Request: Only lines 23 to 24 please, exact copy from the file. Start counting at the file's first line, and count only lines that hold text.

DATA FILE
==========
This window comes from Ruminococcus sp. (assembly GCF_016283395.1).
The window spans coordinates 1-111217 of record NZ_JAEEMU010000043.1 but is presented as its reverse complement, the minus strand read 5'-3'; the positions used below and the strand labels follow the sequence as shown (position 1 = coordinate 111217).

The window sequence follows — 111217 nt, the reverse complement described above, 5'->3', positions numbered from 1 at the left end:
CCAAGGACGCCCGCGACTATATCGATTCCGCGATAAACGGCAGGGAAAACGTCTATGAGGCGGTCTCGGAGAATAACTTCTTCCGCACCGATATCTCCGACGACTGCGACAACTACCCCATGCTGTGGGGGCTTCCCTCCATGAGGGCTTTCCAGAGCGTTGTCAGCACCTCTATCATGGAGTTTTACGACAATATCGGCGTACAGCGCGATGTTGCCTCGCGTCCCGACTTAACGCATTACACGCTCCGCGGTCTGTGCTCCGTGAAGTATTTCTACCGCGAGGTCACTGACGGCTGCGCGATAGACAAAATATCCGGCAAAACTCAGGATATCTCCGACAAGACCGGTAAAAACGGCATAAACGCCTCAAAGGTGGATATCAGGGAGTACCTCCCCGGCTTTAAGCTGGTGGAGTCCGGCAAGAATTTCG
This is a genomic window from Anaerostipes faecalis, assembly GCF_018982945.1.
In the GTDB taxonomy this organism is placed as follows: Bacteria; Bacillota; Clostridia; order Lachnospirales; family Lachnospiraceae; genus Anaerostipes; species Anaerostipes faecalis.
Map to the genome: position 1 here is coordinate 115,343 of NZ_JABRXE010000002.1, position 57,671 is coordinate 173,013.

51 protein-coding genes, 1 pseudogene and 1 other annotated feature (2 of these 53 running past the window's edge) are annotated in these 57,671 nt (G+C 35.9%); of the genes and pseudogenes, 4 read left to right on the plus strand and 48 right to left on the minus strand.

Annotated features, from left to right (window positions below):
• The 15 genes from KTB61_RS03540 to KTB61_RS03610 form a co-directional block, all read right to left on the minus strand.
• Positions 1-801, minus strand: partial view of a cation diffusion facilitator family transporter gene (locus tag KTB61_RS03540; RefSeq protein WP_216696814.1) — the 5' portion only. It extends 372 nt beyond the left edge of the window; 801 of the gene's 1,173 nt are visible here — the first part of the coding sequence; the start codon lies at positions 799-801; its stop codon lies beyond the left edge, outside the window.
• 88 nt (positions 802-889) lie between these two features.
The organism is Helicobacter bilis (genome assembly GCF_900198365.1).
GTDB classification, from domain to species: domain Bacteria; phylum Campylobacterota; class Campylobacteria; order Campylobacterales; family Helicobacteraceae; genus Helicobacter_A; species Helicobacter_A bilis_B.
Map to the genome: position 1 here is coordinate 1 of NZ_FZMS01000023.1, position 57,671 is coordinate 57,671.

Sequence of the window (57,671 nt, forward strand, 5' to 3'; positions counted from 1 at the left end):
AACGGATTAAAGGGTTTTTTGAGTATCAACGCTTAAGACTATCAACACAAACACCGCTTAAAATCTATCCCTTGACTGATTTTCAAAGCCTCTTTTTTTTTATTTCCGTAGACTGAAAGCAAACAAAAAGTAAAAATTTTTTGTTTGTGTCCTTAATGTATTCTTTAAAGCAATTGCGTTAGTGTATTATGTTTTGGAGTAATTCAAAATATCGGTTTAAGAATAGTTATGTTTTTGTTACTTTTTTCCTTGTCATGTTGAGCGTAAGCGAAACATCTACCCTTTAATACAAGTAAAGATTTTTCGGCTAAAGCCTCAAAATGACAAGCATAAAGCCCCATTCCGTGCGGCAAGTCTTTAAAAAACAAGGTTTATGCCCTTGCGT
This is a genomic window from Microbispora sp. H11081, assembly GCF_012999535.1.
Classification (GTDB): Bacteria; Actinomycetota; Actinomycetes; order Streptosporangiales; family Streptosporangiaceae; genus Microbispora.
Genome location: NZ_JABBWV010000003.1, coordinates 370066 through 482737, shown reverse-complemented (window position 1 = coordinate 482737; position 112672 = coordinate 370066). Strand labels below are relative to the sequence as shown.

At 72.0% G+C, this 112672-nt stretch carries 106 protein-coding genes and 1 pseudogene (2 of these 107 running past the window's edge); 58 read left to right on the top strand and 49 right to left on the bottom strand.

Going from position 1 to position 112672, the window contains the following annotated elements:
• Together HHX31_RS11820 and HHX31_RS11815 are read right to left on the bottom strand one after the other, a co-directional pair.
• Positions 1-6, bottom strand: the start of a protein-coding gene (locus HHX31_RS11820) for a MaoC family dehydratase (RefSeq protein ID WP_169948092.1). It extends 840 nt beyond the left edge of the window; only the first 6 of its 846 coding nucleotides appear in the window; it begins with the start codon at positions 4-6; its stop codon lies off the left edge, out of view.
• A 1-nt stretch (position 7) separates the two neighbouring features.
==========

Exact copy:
• Together HHX31_RS11820 and HHX31_RS11815 are read right to left on the bottom strand one after the other, a co-directional pair.
• Positions 1-6, bottom strand: the start of a protein-coding gene (locus HHX31_RS11820) for a MaoC family dehydratase (RefSeq protein ID WP_169948092.1). It extends 840 nt beyond the left edge of the window; only the first 6 of its 846 coding nucleotides appear in the window; it begins with the start codon at positions 4-6; its stop codon lies off the left edge, out of view.